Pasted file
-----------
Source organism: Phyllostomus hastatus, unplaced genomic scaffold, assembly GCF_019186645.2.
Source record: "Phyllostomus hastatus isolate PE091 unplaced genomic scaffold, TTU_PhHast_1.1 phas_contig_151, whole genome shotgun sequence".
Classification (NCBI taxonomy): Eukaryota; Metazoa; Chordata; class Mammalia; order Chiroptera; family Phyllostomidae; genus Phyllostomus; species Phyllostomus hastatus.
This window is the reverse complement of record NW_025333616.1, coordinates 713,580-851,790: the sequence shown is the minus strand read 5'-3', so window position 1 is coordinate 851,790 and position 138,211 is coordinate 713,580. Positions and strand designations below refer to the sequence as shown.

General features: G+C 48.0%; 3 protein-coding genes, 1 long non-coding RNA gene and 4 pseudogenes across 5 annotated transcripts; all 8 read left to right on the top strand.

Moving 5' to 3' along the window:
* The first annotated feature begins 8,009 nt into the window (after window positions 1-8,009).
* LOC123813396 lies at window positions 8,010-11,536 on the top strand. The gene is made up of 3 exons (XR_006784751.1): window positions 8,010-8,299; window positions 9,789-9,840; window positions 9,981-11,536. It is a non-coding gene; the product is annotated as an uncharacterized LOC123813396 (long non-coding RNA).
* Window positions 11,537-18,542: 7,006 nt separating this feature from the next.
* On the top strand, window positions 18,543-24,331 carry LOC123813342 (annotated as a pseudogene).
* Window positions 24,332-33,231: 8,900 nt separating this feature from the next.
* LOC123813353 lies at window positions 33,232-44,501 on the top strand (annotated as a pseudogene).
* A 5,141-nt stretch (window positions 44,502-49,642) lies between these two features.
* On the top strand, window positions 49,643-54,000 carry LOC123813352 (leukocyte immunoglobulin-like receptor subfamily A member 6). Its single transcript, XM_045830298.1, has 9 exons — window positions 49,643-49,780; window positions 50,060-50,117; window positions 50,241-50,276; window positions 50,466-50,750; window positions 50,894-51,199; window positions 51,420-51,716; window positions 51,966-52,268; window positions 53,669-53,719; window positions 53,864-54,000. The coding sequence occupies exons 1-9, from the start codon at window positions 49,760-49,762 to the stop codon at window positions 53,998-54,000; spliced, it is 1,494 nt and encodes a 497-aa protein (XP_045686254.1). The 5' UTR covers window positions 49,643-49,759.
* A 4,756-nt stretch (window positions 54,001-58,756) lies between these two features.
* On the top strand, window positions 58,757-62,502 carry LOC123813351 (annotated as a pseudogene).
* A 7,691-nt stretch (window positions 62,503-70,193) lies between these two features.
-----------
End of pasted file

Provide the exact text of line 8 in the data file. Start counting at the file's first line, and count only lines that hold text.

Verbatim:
* LOC123813396 lies at window positions 8,010-11,536 on the top strand. The gene is made up of 3 exons (XR_006784751.1): window positions 8,010-8,299; window positions 9,789-9,840; window positions 9,981-11,536. It is a non-coding gene; the product is annotated as an uncharacterized LOC123813396 (long non-coding RNA).